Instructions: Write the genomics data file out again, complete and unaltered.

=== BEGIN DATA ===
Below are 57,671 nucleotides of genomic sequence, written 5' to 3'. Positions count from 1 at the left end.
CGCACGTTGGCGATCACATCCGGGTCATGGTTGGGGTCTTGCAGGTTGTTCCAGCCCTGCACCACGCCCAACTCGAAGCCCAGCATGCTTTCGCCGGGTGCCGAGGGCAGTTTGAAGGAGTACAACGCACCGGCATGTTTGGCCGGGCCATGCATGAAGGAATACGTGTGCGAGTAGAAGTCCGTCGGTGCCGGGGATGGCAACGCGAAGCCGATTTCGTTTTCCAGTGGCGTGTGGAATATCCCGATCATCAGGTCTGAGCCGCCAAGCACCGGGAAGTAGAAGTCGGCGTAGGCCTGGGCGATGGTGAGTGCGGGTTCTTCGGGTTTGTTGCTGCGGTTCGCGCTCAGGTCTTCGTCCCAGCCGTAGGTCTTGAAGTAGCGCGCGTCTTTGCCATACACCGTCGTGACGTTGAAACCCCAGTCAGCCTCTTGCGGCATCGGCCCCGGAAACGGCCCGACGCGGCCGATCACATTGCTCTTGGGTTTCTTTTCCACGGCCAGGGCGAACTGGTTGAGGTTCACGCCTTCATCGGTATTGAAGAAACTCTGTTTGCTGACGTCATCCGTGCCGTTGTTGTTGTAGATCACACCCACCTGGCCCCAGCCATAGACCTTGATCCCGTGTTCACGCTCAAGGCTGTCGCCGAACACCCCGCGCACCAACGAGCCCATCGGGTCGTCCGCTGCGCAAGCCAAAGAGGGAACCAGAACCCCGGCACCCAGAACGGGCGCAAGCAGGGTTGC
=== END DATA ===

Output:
Below are 57,671 nucleotides of genomic sequence, written 5' to 3'. Positions count from 1 at the left end.
CGCACGTTGGCGATCACATCCGGGTCATGGTTGGGGTCTTGCAGGTTGTTCCAGCCCTGCACCACGCCCAACTCGAAGCCCAGCATGCTTTCGCCGGGTGCCGAGGGCAGTTTGAAGGAGTACAACGCACCGGCATGTTTGGCCGGGCCATGCATGAAGGAATACGTGTGCGAGTAGAAGTCCGTCGGTGCCGGGGATGGCAACGCGAAGCCGATTTCGTTTTCCAGTGGCGTGTGGAATATCCCGATCATCAGGTCTGAGCCGCCAAGCACCGGGAAGTAGAAGTCGGCGTAGGCCTGGGCGATGGTGAGTGCGGGTTCTTCGGGTTTGTTGCTGCGGTTCGCGCTCAGGTCTTCGTCCCAGCCGTAGGTCTTGAAGTAGCGCGCGTCTTTGCCATACACCGTCGTGACGTTGAAACCCCAGTCAGCCTCTTGCGGCATCGGCCCCGGAAACGGCCCGACGCGGCCGATCACATTGCTCTTGGGTTTCTTTTCCACGGCCAGGGCGAACTGGTTGAGGTTCACGCCTTCATCGGTATTGAAGAAACTCTGTTTGCTGACGTCATCCGTGCCGTTGTTGTTGTAGATCACACCCACCTGGCCCCAGCCATAGACCTTGATCCCGTGTTCACGCTCAAGGCTGTCGCCGAACACCCCGCGCACCAACGAGCCCATCGGGTCGTCCGCTGCGCAAGCCAAAGAGGGAACCAGAACCCCGGCACCCAGAACGGGCGCAAGCAGGGTTGC